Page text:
A Taste of Things to Come
Welcome to 2023. It’s going to be a wild ride.
In the past week, we’ve gotten a glimpse of what the next two years will look like. On the one hand, chaos in Congress. On the other hand, quiet progress toward environmental goals by the Biden Administration. Both trends are likely to continue throughout this Congress and the second half of the presidential term.
The chaos is common knowledge. Much as Netanyahu’s desperate quest to become prime minister led to unprecedented power for a small band extreme right-wingers in Israel, Kevin McCarthy’s campaign to become speaker led to a flood of concessions to his far-right wing. That wing of the party is dedicated to gutting government spending, for domestic agencies like EPA but also for defense and social security.
We’ll have to see how that plays out, but we know that some of the battles will be over EPA’s budget and more broadly over spending on clean energy. It’s hard to believe that we will escape having one or more government shutdowns, perhaps lengthy ones.
While all the drama in the House was going on, the Biden Administration announced two new actions. First, EPA proposed cutting levels of dangerous fine particulates (PM2.5) by 16-25%, with the exact level to be set later. Cutting particulates by 25% percent, EPA estimates, could save up to 4,200 lives per year and result in as much as $43 billion in net health benefits by 2032. The costs of decreasing emissions are dwarfed by the benefits. Depending on the level of stringency of the annual PM2.5 ceiling, there are at least fifty times the annual benefits as annualized costs and possibly much more. (Table 2 of the EO 12866 discussion).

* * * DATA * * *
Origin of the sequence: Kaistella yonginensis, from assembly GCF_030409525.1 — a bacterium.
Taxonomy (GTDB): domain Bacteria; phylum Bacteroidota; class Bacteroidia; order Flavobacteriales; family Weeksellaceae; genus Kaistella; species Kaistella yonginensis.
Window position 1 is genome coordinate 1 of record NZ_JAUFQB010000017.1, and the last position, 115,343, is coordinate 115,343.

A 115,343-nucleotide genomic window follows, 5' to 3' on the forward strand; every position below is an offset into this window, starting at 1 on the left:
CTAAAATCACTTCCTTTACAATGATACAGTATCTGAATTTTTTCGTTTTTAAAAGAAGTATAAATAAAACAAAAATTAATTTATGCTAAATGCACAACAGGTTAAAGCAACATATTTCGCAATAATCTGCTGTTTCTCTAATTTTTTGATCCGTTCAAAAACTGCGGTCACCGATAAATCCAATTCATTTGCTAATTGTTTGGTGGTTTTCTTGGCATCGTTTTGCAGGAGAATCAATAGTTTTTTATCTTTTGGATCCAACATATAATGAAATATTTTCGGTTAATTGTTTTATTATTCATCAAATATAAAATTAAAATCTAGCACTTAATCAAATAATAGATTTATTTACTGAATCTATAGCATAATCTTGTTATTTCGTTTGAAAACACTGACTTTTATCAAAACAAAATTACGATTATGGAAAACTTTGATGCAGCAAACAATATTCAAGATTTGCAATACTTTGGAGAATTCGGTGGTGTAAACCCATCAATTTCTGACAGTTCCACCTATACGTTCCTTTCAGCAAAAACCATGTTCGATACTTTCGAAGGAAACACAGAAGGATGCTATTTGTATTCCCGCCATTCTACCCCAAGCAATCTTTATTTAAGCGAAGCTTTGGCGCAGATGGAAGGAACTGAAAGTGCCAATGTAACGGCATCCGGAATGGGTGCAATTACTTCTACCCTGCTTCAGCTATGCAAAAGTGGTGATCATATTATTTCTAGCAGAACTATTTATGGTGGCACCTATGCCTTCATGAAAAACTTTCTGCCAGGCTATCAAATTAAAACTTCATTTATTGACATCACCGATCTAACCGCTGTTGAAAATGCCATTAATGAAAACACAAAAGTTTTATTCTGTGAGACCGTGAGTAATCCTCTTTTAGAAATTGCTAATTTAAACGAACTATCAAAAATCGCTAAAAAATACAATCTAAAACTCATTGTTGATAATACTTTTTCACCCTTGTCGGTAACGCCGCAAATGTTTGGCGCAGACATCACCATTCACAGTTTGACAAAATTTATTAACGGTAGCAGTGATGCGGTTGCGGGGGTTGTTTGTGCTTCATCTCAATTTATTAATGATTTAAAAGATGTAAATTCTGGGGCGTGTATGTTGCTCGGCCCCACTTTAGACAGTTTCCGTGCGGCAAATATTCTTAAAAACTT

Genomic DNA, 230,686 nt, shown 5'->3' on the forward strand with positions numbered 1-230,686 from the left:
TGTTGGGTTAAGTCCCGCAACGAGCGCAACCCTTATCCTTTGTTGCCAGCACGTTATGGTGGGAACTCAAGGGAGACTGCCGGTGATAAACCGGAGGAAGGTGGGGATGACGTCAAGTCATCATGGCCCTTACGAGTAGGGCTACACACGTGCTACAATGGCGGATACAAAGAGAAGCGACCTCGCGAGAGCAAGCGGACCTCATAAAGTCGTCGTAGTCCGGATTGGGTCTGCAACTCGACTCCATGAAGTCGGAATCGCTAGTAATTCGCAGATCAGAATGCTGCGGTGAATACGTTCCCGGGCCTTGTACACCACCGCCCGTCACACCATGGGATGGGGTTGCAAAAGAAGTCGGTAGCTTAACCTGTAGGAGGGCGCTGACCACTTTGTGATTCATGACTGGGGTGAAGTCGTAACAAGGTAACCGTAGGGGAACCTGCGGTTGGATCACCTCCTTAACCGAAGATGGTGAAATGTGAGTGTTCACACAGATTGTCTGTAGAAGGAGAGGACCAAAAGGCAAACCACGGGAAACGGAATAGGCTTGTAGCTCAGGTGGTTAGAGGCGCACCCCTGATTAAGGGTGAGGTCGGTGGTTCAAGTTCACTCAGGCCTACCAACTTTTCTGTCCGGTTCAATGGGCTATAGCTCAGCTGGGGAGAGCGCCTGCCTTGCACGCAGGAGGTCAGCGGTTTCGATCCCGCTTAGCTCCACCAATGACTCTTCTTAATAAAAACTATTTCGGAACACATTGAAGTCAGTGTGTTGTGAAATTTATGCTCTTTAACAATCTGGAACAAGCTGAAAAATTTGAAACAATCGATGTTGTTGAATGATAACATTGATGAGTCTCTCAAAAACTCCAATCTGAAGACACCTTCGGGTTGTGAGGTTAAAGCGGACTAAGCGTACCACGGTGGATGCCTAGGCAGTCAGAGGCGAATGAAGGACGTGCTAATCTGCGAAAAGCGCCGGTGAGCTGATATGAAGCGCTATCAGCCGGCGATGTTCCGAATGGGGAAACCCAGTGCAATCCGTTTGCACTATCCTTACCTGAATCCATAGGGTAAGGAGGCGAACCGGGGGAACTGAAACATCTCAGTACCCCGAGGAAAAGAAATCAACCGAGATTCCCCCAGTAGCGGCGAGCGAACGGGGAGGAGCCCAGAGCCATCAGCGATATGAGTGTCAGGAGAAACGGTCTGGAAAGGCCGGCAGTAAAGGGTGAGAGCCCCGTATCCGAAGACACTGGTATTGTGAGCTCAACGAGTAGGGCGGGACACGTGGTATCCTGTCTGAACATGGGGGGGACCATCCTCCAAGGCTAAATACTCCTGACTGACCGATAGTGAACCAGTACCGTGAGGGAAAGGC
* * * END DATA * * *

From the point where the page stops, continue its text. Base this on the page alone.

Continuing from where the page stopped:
Second, the Administration issued new guidance on consideration of climate change in environmental impact statements. Notably, the guidance advises use of the social cost of carbon as a way to give the public a better sense of the meaningfulness of emission changes. It also requires consideration of the indirect emission impacts of a project, such as the ultimate burning of fossil fuels obtained from federal lands. In addition, there are detailed guidelines about considering the impact of climate change on a project –- for instance, how sea level rise might affect a coastal infrastructure project.
Besides the different implications for the environment, what’s happening in Congress and what the Administration is doing have remarkably different tones. House Republicans were engaged in frenzied negotiations with tempers fraying; the head of the Armed Services Committee had to be restrained from physically assaulting a holdout voter. The Administration documents reflect calm, a measured tone, and careful analysis. This difference in tone is likely to thread through the rest of the two-year congressional term.